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The outlandish and often controversial verses of bohemians, beatniks, hippies, punks, slackers, and other malcontents is collected in this primer of the dispossessed
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Alan Kaufman is a writer-in-residence in The New York Public Library's Frederick Lewis Allen Room. In addition to the "Outlaw anthologies", The Outlaw Bible of American Poetry, The Outlaw Bible of American Literature (co-edited with Barney Rosset), The Outlaw Bible of American Essays, The Outlaw Bible of American Art his books include the novel Matches, the memoirs Jew Boy and Drunken Angel and the anthology The New Generation. His most recent book of poetry is Straight Jacket Elegies. Kaufman is the former dean of The Free University of San Francisco and has been a lecturer at The Academy of Art University in San Francisco. His essays on culture and politics have appeared in The Los Angeles Times, The Huffington Post, San Francisco Chronicle, Salon, McSweeneys and other publications.
paper 1-56025-227-8 Editor and self-proclaimed Outlaw poet Kaufman has gathered into a single volume the voices of more than two hundred ``poets who don't get taught in American poetry 101.'' Here are the expected Jack Kerouac, Neal Cassady, Allen Ginsberg, Gregory Corso, Kenneth Patchen, Diane DiPrima, Michael McClure, Amiri Baraka (LeRoi Jones), Ai, and Lawrence Ferlinghettiall long accepted into the American poetry idiom. Along with them are more recent poets like Luis J. Rodriguez, Jimmy Santiago Baca, and Joy Harjo, who have earned significant standing for themselves even inside academia, as well as performance poets Marc Smith and Lisa Martinovic, who've garnered reputations only outside it. Anthologized along with these poets are activists Che Guevara and Abbie Hoffman; painter Jackson Pollock; and singer-songwriters Bob Dylan, Woody Guthrie, Janis Joplin, and Jim Morrison. Notorious novelists Henry Miller and Norman Mailer make appearances, as do stand-up comedians Lenny Bruce and Richard Pryor. But the unknowns outnumber the knowns, and the knowns do not necessarily contribute their best work (Harjo's ``Two Horses'' is a significant exception). Many prose pieces abound, as well as what only looks like poetry, and too much of what is collected here is a series of rants. The anthology is loosely organizedinto sections like Slammers, Barbarians, Meat Poets, and American Renegadesbut without any apparent aesthetic beyond Kaufman's claim that these Outlaw poets share ``an unspoken objective: to get in your face and stay there.'' The value of such a ``bible'' is questionable. And without better organization or at least an index, the collection remains an unwieldy hodgepodge. Navigating through the bulk of nearly a thousand pages is a chore simply not worth the effort. -- Copyright ©1999, Kirkus Associates, LP. All rights reserved.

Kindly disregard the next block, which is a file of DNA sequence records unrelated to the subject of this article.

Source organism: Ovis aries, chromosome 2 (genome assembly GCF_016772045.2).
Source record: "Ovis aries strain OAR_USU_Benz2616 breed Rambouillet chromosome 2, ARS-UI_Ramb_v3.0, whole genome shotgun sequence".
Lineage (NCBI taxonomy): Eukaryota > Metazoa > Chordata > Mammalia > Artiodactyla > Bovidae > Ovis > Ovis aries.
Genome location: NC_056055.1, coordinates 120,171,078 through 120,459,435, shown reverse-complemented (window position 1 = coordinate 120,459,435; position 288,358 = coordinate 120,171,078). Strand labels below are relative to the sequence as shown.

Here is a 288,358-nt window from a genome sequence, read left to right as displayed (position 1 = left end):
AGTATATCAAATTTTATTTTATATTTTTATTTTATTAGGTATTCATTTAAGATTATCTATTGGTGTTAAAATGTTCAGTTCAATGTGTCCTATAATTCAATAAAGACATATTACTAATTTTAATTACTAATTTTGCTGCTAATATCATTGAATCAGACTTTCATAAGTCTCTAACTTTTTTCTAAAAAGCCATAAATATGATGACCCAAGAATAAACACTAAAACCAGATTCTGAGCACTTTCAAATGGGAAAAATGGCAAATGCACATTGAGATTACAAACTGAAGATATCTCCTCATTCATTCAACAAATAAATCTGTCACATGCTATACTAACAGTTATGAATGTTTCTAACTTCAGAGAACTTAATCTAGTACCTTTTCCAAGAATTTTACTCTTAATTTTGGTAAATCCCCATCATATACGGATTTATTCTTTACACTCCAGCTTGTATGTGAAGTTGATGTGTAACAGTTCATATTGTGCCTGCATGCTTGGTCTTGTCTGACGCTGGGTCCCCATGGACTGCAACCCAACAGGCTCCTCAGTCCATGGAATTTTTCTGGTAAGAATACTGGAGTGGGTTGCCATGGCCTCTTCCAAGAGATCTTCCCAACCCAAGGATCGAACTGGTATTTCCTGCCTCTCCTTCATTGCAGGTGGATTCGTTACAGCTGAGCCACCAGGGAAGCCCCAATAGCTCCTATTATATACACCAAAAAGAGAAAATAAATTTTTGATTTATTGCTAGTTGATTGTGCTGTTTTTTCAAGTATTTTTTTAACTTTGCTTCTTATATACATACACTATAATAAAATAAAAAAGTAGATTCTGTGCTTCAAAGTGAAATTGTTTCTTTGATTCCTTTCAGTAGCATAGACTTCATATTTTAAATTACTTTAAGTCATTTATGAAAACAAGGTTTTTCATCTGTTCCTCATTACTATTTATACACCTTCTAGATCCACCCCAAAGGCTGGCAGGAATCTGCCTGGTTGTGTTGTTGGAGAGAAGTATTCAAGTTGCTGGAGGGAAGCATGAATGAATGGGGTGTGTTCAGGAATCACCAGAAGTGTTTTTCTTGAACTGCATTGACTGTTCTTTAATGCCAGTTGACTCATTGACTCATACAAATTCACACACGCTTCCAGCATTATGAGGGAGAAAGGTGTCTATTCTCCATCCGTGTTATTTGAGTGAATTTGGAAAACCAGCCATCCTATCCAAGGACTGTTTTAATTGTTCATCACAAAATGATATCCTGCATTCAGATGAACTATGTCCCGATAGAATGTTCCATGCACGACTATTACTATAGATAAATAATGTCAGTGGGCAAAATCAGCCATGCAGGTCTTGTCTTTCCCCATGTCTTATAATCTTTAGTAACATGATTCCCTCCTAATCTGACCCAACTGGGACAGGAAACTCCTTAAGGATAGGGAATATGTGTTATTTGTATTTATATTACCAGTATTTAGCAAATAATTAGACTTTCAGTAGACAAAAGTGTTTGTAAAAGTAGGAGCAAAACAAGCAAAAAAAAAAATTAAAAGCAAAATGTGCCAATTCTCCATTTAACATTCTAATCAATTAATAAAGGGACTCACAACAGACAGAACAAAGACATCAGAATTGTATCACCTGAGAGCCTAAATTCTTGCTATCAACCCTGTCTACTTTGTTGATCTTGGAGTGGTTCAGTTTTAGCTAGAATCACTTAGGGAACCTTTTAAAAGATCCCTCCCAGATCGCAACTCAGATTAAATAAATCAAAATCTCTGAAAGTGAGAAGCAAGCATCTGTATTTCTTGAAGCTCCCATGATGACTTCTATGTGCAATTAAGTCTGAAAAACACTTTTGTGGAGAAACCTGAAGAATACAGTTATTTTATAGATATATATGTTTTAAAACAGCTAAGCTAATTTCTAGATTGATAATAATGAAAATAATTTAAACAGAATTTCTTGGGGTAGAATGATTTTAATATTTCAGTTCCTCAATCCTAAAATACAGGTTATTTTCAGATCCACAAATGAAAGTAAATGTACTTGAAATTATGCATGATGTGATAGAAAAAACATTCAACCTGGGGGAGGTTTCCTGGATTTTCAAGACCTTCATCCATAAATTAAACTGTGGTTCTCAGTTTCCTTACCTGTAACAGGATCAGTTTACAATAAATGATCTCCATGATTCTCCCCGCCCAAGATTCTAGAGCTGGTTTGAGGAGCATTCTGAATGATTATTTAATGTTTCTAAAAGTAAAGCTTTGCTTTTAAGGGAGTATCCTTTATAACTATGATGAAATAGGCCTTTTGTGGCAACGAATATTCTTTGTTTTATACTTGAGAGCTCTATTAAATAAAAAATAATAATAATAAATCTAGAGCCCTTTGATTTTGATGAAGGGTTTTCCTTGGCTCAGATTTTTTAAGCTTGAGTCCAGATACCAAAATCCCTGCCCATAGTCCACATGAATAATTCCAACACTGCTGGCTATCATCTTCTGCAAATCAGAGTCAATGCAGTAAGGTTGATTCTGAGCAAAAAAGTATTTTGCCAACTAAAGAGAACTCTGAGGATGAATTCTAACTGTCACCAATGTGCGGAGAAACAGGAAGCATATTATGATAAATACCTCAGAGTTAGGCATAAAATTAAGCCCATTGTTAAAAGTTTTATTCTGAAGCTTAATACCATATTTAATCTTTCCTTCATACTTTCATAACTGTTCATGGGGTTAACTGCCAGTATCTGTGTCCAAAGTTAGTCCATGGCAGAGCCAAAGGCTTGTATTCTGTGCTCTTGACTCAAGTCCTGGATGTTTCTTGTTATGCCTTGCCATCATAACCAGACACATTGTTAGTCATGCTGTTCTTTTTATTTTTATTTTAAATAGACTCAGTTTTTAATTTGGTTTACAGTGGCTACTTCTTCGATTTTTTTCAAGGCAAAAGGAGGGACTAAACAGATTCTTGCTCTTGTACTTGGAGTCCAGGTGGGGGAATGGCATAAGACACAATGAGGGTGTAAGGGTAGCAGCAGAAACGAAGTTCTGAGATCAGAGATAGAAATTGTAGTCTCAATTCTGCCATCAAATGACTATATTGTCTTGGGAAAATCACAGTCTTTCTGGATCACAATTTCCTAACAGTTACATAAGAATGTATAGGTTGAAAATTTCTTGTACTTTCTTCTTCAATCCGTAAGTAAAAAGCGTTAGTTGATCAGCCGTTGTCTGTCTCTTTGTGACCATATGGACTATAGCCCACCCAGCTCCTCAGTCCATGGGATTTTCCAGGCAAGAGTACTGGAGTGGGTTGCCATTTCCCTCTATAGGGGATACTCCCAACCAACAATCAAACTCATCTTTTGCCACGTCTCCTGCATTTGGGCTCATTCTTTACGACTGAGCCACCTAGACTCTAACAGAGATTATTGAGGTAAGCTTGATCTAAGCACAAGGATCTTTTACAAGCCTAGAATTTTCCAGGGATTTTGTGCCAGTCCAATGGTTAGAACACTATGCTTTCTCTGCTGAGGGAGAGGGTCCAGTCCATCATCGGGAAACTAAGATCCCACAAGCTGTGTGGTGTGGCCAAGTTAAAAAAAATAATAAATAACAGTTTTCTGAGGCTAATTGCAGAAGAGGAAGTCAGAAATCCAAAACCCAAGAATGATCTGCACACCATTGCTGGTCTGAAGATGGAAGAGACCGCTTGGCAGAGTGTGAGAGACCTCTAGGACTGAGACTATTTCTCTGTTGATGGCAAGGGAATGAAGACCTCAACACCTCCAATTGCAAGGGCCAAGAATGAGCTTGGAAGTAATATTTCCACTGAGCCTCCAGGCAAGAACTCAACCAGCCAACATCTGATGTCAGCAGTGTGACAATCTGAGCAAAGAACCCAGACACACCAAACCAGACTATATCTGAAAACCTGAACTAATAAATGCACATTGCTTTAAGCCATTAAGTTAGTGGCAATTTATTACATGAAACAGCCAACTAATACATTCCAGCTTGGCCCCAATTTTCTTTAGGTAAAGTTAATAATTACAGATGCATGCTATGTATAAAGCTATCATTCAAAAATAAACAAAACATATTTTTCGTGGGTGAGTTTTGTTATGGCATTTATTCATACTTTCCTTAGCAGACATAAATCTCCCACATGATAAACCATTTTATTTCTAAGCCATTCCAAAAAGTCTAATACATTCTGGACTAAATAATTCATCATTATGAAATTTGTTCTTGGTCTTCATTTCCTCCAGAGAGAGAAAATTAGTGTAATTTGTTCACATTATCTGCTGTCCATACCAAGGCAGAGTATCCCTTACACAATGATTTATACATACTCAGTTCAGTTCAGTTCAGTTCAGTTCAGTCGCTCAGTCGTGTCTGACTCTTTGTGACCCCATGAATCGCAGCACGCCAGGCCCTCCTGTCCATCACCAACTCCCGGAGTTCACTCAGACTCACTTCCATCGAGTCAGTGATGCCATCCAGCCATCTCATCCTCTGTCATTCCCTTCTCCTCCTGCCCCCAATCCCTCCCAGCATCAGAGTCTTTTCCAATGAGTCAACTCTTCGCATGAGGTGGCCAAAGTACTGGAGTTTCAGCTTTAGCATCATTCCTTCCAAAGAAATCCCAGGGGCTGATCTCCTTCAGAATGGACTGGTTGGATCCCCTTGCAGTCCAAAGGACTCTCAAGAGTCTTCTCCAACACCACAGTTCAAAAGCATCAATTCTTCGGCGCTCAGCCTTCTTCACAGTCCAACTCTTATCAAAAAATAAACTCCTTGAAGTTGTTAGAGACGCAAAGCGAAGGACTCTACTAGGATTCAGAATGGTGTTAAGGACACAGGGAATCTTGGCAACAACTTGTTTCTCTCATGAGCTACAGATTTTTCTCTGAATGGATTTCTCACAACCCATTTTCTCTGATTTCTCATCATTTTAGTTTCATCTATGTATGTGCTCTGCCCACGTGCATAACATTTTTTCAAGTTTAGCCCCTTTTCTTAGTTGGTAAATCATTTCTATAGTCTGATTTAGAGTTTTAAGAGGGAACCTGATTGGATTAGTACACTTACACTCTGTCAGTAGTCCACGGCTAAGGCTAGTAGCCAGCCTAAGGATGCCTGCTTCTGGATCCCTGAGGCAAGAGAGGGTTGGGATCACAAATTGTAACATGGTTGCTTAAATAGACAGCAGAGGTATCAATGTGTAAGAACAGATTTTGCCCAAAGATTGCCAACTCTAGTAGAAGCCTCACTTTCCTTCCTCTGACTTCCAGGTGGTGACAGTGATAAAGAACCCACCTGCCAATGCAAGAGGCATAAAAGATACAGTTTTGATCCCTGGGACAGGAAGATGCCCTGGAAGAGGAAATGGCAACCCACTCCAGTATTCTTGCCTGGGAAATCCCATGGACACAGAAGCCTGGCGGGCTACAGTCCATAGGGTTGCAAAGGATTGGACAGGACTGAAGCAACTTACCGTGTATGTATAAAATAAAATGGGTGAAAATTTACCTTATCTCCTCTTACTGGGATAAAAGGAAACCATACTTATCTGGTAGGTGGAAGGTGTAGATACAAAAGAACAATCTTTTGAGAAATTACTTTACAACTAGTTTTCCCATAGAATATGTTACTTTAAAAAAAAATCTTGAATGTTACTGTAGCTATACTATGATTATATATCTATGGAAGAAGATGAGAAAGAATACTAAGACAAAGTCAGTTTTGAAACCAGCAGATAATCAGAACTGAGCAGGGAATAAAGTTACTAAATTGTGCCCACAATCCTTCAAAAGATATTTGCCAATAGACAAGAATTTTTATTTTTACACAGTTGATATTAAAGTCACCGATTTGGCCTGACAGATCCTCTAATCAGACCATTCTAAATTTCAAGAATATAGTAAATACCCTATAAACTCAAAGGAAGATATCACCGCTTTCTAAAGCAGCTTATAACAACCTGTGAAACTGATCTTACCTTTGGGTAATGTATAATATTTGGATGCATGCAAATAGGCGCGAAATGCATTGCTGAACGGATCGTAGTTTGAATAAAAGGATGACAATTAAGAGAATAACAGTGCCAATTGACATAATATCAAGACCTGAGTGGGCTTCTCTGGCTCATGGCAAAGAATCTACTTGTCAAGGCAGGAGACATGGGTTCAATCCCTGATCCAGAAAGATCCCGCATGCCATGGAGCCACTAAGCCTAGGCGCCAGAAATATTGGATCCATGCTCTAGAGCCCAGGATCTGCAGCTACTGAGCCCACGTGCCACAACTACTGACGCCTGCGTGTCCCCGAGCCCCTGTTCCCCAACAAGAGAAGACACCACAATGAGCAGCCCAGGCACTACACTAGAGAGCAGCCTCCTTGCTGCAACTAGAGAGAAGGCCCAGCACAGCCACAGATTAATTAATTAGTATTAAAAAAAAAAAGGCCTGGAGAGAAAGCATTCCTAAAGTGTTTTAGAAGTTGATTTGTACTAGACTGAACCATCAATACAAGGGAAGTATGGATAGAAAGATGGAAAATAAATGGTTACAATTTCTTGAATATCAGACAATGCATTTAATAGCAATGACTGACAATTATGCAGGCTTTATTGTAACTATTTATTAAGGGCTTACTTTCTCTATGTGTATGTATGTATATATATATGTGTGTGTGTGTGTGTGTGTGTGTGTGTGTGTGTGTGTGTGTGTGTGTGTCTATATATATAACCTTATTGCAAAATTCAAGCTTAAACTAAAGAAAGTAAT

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Book Description Basic Books, 1999. Hardcover. Condition: New. Never used!. Seller Inventory # P111560252367
Book Description Condition: New. New. Seller Inventory # S-1560252367